patients may experience a sense of “tugging” in the region of the IPG when moving relative to the static magnetic field, especially when crossing the bore of the magnet. Magnetic resonance conditional labeling indicates that the MRI examination can be performed safely if all the specific conditions for scanning are strictly adhered to. Essential MRI safety requires precise and accurate identification of the pulse generator and leads in the stimulator system, the physical location in the body of the device, any orphaned hardware, programming/settings of the IPG, the body region being imaged, and the type of MRI coil to be used. In addition, MRI uses 3 primary fields to create images that can interfere with implanted electronic components: a strong static magnetic field (B0), a strong RF field (B1), and rapidly changing gradient magnetic fields (dB/dt). Safe scanning requires knowing the static magnetic field strength (B0), static magnetic spatial gradient (dB/dx), rate of change of time-varying magnetic fields (dB/dt), intensity of RF fields (such as B1+rms or the associated specific absorption rate [SAR]), and duration of MRI scan. Radiofrequency waves are perhaps the most concerning because they can induce electrical currents, especially in long leads, and cause local heating and tissue damage. At present, commercial devices are approved only for 1.5T and 3T, and not for other field strengths such as 7T.
Table 1Summary of Recommendations for the Most Recent FDA-Approved Devices for Epilepsy
Although older devices were frequently overtly MR unsafe, increasingly implanted devices are being engineered with important modifications, such as RF shielding of leads and circuitry, that permit MRI conditional safe scanning.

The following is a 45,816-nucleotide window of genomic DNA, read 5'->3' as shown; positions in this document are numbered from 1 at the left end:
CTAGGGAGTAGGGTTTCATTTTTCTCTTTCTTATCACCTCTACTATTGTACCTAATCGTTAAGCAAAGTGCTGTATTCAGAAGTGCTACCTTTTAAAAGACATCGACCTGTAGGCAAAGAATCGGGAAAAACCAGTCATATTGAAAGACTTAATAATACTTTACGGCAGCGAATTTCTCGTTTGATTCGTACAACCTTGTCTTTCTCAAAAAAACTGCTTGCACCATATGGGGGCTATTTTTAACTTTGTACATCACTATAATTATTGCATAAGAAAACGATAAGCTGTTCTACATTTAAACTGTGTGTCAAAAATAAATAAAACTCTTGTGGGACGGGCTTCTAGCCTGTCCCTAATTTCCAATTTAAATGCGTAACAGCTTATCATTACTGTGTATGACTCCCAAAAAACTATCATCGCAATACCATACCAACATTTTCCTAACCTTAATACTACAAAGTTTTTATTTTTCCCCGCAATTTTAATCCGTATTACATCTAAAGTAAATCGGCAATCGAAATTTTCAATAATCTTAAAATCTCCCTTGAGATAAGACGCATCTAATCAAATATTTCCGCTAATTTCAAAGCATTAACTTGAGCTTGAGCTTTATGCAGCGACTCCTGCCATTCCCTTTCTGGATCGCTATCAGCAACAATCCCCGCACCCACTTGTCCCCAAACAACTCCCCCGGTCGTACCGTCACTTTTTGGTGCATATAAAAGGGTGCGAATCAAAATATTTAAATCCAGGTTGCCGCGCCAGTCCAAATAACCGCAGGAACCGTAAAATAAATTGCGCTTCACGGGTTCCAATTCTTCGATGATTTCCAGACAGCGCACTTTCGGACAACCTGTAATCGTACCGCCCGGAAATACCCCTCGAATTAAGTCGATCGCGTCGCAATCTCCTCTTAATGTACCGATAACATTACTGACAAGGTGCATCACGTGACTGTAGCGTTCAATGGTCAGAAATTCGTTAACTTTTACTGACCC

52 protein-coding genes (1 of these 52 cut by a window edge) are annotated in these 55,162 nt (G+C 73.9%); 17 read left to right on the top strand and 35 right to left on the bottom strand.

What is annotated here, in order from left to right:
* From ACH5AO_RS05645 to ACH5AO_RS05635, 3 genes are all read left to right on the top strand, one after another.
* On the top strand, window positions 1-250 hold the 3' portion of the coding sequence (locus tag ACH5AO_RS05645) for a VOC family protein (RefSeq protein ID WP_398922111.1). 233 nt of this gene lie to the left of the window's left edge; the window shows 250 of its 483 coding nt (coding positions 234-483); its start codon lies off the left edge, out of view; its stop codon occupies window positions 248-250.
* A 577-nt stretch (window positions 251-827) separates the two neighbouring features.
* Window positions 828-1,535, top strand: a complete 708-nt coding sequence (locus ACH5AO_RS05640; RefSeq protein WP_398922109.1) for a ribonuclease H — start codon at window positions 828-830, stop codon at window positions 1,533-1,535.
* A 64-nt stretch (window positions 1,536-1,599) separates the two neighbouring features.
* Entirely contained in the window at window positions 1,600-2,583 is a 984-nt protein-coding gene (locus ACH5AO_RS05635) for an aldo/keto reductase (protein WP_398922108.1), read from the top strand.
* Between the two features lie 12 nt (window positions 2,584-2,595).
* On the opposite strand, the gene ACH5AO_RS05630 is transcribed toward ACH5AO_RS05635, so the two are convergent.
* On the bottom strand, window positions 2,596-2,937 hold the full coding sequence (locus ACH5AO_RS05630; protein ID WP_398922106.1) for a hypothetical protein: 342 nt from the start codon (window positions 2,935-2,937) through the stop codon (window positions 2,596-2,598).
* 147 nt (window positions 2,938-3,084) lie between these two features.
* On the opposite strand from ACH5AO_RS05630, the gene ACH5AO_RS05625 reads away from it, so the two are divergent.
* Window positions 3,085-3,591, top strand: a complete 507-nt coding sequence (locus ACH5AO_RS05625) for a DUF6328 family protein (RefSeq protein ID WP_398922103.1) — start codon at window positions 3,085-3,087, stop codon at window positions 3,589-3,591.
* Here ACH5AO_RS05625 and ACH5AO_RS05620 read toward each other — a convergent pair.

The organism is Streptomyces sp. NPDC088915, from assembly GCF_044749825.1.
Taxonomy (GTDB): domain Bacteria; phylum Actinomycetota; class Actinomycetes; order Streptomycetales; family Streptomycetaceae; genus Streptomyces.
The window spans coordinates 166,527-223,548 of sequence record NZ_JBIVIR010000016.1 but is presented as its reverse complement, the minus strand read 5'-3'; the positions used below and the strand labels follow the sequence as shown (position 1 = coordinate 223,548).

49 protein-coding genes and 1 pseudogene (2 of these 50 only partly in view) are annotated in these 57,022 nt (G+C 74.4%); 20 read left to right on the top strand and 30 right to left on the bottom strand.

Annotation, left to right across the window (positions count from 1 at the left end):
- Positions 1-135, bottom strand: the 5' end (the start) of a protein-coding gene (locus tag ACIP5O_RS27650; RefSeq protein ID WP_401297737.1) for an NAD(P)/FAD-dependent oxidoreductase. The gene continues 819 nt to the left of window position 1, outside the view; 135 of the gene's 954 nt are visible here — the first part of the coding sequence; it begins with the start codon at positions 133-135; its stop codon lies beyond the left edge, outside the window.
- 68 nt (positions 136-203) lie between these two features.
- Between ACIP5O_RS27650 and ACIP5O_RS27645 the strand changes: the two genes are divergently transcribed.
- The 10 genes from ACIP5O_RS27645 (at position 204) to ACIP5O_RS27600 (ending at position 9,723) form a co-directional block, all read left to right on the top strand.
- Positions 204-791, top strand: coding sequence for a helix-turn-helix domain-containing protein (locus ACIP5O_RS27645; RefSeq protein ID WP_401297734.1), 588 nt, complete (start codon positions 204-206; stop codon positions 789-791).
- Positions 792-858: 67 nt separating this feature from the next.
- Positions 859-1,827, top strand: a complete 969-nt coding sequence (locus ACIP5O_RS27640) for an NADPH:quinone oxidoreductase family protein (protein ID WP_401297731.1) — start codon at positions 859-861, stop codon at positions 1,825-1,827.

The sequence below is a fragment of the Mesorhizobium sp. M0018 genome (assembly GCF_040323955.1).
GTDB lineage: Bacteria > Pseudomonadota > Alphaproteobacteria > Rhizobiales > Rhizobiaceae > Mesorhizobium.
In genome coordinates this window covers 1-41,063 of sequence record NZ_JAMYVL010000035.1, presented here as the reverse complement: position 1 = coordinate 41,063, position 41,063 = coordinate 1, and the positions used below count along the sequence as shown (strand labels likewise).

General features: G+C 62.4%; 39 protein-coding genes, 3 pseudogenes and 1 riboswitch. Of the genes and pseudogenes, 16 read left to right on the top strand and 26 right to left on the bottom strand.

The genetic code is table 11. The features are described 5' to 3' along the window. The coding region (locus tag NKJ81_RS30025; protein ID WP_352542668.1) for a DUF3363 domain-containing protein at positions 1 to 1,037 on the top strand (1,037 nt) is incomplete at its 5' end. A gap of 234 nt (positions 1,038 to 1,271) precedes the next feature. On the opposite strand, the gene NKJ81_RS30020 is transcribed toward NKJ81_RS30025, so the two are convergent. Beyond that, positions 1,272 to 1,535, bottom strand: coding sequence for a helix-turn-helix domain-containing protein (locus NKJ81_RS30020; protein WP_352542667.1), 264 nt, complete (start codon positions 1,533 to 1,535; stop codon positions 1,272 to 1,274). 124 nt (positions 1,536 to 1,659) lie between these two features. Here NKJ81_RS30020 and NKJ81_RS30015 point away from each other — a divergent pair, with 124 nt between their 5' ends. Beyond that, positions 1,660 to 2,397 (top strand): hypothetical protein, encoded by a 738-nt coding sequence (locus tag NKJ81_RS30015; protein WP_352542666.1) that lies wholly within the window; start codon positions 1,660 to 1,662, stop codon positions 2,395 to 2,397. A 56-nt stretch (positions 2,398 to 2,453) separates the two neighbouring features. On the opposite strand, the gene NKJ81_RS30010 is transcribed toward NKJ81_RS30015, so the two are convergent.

Many previous studies of epilepsy-related device safety have focused on issues related to imaging as well as VNS-induced heart rate or breathing changes. From a historical perspective, early multicenter experience suggested that VNS devices could be imaged safely.
For Medtronic DBS systems FDA-approved for epilepsy, accepted imaging conditions include restricting stimulation to either bipolar stimulation or no stimulation and restrictions on the use of transmit and receive body coils. Studies have supported imaging safety,
However, caveats remain. The authors of this last study concluded that routine 3T MRI protocols with T2-weighted sequences should be avoided but that transmit body multiarray receive coils may be safe.
Furthermore, major adverse events have also been reported, such as a major thalamic hemorrhage leading to permanent deficits from an MRI not performed per approved safety protocols. Specifically, a lumbar 1.0T MRI was performed using the body transmit coil in a patient with an IPG in the abdomen due to patient preference with resulting tissue damage (Figure 2).
Safety data related to non–device-related surgical procedures are largely limited to VNS devices. Although manufacturer labeling makes no recommendations regarding ongoing stimulation during anesthesia, VNS carries risks to breathing and heart rate control during surgery. Bradycardia and asystole have been seen intraoperatively during initial testing at the time of device implantation,